‘When Trump won, Ukraine’s Poroshenko put himself in pretty bad position’

‘When Trump won, Ukraine’s Poroshenko put himself in pretty bad position’
The Ukrainian president exposed his preference for Clinton during the US presidential campaign, explains Daniel McAdams, executive director at Ron Paul Institute, adding that it could have resulted in a change of tone in the US after Trump’s win.

US President Donald Trump met Ukrainian opposition leader Yulia Timoshenko last week. According to Timoshenko, Trump reassured her that the US wouldn't remove sanctions on Russia until there’s peace in East Ukraine. 

The former Ukrainian prime minister reportedly had a brief informal meeting with Trump last Thursday, before he spoke to the National Prayer Breakfast at the Washington Hilton.

“The President and the former PM had a brief, informal photo-op meeting in the reception before the National Prayer Breakfast,” the White House said in a statement released late Friday, as cited by Washington Post. “While no formal assurances were given, as the former PM is not the President’s counterpart, the United States remains concerned about violence in Eastern Ukraine.”

RT: Was this meeting between Trump and Timoshenko significant in your opinion?

Daniel McAdams: I think it is very interesting for a number of reasons. First of all, it is very significant that President Trump spoke with Yulia Timoshenko before he spoke with Petro Poroshenko. I am certain that move was heard very loudly in Kiev. We don’t know what they talked about, but I think it’s very significant. I also think the White House’s readout of Trump’s discussion with Poroshenko was pretty anodyne, without detail: they had a nice talk; they discussed the dispute between Russia and Ukraine – whatever that means; and they pledged that the US would work together with Russia and Ukraine to solve the problem. There was no finger pointing; there were no attacks; there were no discussions of the Minsk accords. Unless it was just a very short synopsis of what happened, I think there has been a change in tone.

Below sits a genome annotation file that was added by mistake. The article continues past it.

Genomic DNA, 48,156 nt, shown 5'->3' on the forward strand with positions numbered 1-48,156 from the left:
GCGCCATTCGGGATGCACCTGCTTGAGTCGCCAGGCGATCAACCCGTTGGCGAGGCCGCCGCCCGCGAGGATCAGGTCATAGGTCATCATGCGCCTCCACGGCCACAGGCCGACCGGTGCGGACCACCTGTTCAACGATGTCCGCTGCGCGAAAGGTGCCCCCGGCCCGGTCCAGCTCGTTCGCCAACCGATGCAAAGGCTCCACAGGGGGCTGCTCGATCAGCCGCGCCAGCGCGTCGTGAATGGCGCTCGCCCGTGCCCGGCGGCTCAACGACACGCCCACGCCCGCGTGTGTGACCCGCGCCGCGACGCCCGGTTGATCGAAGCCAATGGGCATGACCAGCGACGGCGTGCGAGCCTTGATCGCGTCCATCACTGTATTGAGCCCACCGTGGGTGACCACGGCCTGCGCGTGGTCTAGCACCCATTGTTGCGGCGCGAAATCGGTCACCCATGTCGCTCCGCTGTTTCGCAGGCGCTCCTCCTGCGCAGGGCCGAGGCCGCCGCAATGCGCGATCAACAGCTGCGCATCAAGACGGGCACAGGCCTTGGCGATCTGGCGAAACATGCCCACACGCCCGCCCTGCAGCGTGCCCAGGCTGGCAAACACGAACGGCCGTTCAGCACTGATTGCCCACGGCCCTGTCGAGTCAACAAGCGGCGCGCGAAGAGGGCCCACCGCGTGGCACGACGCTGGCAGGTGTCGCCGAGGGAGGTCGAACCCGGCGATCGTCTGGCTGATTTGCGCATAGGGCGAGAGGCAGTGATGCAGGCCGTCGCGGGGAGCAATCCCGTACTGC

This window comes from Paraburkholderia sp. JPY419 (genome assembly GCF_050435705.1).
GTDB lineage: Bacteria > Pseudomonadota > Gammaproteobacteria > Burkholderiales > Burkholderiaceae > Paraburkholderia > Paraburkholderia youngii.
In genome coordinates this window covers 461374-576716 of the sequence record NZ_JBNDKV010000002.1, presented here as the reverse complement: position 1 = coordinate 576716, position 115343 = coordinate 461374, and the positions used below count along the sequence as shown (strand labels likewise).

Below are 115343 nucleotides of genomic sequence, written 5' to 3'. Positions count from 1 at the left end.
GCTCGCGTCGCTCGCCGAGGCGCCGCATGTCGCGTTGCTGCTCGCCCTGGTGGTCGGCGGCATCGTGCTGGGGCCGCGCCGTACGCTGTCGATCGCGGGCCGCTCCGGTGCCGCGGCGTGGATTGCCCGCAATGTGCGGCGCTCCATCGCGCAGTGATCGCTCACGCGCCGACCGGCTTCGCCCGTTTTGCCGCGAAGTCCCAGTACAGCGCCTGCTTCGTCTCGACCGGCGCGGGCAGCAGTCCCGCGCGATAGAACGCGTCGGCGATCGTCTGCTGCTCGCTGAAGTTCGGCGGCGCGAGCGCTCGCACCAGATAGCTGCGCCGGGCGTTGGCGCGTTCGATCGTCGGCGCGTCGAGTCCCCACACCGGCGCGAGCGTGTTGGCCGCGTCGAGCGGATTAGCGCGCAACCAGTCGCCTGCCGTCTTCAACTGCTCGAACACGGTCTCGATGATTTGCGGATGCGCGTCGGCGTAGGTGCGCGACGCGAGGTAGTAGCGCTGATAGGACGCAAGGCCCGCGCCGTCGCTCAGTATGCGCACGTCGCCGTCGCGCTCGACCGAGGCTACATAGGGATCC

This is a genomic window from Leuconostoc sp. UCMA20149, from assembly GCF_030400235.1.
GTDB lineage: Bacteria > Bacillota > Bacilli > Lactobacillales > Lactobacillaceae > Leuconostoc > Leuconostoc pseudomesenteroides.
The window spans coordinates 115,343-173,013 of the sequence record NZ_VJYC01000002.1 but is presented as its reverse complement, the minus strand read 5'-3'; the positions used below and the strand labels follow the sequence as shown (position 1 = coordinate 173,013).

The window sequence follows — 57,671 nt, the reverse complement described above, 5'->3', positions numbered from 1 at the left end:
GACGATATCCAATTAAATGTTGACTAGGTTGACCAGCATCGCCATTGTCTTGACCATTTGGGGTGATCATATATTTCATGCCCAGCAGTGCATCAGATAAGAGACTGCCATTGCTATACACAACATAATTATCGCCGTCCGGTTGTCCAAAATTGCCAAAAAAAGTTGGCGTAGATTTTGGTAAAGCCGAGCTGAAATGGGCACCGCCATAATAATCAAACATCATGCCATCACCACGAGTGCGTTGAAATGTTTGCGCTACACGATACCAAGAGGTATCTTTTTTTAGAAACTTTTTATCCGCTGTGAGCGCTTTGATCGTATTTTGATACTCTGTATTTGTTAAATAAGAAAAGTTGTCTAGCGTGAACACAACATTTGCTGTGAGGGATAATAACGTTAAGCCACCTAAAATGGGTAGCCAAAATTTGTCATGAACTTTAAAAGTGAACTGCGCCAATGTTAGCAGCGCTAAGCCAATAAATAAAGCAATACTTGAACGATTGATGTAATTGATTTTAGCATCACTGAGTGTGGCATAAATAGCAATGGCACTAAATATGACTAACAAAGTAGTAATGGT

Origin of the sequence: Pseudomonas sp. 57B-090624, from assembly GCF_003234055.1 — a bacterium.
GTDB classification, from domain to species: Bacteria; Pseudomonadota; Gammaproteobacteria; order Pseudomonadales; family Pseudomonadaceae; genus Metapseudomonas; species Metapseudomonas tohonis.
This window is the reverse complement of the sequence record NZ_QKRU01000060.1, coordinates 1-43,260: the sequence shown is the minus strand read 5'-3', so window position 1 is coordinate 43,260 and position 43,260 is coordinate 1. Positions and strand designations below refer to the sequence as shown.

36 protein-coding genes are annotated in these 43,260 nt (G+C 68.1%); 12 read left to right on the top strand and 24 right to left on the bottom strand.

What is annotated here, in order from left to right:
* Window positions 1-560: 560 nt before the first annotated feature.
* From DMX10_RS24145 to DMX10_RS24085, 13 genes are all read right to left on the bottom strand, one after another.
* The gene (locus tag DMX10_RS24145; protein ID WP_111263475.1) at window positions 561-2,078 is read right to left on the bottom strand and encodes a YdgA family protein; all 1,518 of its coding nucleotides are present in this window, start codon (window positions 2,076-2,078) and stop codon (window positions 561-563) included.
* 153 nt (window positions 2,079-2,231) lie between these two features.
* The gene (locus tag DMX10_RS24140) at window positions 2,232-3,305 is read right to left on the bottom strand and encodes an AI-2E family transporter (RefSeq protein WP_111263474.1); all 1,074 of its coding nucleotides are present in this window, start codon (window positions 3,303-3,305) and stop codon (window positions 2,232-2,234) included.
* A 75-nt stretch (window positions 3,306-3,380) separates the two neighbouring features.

I think if we contrast it between the White House’s readout of the discussion between then-Vice President [Joe] Biden and President Poroshenko just a couple of months ago and even after, it was after the election in the US, there was talk about the need to implement the Minsk agreements; there was talk about hopefully the EU-Ukraine Minsk agreements; there was talk about hopefully the EU-Ukraine summit would result in more assistance for the Ukrainian people; more support that Ukraine needs to get its IMF funding. This was all completely absent in the readout of the discussion between President Trump and President Poroshenko. It leads one to believe they didn’t talk about these specifics, and that President Poroshenko may be walking away with less than he was hoping.

But let’s not forget, Poroshenko jumped into the fray during the presidential campaign. He was caught doing some things to try to help Hillary [Clinton] get elected. Not very much reported in the US media. But it certainly is a fact that he was involved. So he exposed himself; he exposed his preference for Hillary Clinton to win the Presidency. So when Trump won, he put himself in a pretty bad position. Maybe that is why Trump wanted to talk to Timoshenko. Maybe he has other ideas for who should lead Ukraine.

RT: Before Trump was elected, Ukraine's top officials used derogatory words to describe him on social media. The Minister of Internal Affairs called Trump “a dangerous outcast.” Ukraine's permanent representative to the UN called the future president “a clown that has gone off the rails” and that he posed “a greater danger than terrorism.” All the negative posts were later deleted. Do you think Poroshenko is in hot water at the moment?

DM: I don’t know that he is in hot water, but he is also, don’t forget, getting mixed signals from the US. There was this extraordinary trip that Senators John McCain and Lindsey Graham took to the front lines in Ukraine on January 2, where Senator Graham on videotape telling the Ukrainian troops: “You need to go on the offensive in 2017.” He also said: “When we get home we’re going to make sure that we punish Russia.” What kind of a signal does this send to the Ukrainians when they urge to go on the offensive? By the way very shortly after they told them that, they did start a new offensive. There is a real crisis in Washington. And this is the President’s own party. The President, according to our Constitution, has a broad leeway in making foreign policy. Certainly, Congress, the Senate, and the House have an important oversight role. But from this tape that we saw the Senators in Ukraine - they are clearly making US policy in a way to undermine the policy of their own President. I just can’t see President Trump not doing something to put a stop to this.

The statements, views and opinions expressed in this column are solely those of the author and do not necessarily represent those of RT.